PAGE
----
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Counter-terrorism policing and culturally and linguistically diverse communities 1: the challenges

AICrime reduction matters no. 68

ISSN 1448-1383
Canberra: Australian Institute of Criminology, June 2008

In the aftermath of highly publicised terrorist attacks, since 2001 terrorism has emerged as a key concern for police and the community, according to a three-year Victorian study on counter-terrorism policing and culturally and linguistically diverse (CALD) communities (Pickering et al. 2007). People from CALD or distinct religious backgrounds are often the focus of counter-terrorism strategies. The study showed that the attention paid to CALD communities can make them feel vulnerable to increased police attention. Concerns raised particularly by Muslim CALD participants included an increased perceived sense of surveillance, an apparent equating of Islam with terrorism, isolated racist incidents by police affecting young males more often than previously, and the perceived demonising of Muslims and non-Europeans by mass media coverage of terrorism. Cultural and religious sensitivities can also affect the sharing of information with police.

The study identified challenges of policing in CALD communities, particularly in relation to counter-terrorism. Engaging CALD communities through community policing is seen as vital by police, and all but a few recognised the importance of multiculturalism for society. Despite this belief, more than 60 percent of Victorian police came into contact with CALD communities less than once a month, and the majority (63%) rarely spent time trying to develop relations with these communities. Police identified the following most significant barriers in policing CALD communities (where they agreed or strongly agreed): language barriers (81%); lack of community trust (62%); cultural and religious understanding (56%); limited time (52%); and lack of respect for female officers in some CALD communities (44%).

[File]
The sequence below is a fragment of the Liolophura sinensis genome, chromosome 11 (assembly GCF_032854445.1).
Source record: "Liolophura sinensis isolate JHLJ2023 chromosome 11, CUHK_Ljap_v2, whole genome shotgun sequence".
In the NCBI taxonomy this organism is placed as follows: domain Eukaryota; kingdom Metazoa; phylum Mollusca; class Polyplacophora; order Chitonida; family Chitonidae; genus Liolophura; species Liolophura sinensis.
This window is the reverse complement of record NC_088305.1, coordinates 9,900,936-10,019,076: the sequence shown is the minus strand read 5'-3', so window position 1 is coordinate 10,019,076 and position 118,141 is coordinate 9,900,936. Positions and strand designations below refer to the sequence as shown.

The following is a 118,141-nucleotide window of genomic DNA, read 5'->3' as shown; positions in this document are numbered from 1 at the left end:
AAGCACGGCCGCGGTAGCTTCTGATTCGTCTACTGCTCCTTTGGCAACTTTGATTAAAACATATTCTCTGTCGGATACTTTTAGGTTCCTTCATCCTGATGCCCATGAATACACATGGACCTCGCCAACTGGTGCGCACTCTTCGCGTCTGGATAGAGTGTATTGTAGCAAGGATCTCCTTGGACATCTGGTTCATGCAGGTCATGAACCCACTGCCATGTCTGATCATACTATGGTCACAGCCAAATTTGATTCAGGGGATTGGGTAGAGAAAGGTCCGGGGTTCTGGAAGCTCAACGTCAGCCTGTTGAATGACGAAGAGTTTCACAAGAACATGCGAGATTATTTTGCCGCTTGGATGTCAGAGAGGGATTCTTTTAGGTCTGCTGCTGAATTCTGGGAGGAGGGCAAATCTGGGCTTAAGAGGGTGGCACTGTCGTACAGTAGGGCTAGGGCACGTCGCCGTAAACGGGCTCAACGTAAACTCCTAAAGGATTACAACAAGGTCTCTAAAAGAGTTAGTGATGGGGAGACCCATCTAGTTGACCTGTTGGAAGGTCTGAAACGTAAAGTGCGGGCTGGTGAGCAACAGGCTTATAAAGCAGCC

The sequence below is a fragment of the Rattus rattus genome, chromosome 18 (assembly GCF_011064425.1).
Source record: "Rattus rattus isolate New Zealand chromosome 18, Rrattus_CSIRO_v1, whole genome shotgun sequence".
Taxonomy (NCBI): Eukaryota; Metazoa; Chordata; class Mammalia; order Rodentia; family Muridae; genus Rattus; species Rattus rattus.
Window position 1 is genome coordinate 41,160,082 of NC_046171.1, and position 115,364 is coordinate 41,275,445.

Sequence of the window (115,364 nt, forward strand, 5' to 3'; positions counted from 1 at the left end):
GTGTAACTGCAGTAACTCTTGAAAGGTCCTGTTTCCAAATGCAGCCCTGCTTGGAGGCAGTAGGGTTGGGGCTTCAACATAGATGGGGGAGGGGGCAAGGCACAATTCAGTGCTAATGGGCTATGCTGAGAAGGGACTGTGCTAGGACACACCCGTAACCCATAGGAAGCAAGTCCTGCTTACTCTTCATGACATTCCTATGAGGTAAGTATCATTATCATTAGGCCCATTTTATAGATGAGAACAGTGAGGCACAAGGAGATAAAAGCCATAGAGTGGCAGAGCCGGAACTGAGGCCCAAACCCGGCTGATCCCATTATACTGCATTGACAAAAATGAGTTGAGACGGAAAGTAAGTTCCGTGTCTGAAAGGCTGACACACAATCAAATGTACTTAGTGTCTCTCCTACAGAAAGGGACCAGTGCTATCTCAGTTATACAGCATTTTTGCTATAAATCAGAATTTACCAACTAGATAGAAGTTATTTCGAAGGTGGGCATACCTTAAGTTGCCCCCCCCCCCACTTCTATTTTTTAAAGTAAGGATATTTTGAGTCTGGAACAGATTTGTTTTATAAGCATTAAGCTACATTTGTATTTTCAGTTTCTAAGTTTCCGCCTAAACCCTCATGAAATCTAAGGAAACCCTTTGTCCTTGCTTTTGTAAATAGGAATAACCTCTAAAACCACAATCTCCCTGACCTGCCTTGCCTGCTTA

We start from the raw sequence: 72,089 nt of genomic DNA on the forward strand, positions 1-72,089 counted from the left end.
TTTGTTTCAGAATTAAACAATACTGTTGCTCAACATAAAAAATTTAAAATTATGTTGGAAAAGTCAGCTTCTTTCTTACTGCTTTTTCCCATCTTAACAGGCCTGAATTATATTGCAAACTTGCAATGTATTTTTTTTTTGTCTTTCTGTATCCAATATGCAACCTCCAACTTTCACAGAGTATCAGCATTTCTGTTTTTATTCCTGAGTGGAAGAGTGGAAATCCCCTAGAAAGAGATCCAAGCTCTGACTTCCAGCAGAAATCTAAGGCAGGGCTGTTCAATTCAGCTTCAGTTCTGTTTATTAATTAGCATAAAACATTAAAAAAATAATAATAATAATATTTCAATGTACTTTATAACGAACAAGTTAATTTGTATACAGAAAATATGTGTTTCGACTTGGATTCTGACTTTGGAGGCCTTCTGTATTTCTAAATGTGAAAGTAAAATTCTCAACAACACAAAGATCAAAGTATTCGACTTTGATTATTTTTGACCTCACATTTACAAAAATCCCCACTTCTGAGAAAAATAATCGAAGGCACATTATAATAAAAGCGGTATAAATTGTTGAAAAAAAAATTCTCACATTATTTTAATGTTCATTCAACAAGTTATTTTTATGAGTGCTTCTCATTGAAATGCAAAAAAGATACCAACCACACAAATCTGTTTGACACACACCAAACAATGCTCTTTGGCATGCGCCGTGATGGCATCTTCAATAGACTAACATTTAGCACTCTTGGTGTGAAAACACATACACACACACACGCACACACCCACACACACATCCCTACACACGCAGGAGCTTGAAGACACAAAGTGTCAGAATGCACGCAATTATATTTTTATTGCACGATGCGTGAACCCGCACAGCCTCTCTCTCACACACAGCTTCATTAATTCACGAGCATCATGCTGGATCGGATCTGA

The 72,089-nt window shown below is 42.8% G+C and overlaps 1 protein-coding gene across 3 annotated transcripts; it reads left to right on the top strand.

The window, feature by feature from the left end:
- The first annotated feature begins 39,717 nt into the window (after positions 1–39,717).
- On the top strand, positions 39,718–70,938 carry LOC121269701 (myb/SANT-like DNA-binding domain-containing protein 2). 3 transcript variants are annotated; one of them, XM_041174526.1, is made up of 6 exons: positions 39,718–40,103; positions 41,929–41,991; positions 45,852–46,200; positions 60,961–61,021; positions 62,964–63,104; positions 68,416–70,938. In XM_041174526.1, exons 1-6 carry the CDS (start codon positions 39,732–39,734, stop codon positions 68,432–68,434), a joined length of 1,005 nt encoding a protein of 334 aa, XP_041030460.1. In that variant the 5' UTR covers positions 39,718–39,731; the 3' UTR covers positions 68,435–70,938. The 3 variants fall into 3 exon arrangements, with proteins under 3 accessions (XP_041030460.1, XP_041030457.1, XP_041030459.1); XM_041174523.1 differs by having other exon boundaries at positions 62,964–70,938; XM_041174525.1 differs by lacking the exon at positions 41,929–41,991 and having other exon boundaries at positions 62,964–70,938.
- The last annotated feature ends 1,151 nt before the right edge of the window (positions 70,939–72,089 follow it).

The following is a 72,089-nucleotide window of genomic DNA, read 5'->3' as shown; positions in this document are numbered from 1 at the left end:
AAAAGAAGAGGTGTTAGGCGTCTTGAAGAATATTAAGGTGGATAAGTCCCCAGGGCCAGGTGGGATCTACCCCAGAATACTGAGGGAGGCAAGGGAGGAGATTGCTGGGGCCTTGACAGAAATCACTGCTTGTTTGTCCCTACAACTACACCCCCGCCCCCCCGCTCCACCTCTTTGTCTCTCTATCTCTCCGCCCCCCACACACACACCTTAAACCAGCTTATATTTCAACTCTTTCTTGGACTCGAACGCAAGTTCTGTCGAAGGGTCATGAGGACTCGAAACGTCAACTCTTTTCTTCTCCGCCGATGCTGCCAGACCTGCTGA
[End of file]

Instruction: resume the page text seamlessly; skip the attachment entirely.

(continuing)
'Language barriers' was the most important issue identified by police in this study. Similarly, research in the United States found that language often poses a barrier to effective policing (Shah, Rhaman & Khashu 2007). Overall, 3.1 million Australians speak a language other than English in the home (ABS 2008) and effective communication skills is an essential part of community policing in multicultural neighbourhoods. Most Australian state and territory police agencies have dedicated multicultural advisory units that provide services to members of CALD communities. Many also have specific multicultural liaison officers. However, the report on the Victorian study stresses that an understanding of CALD communities should not be restricted to specialist units or officers.

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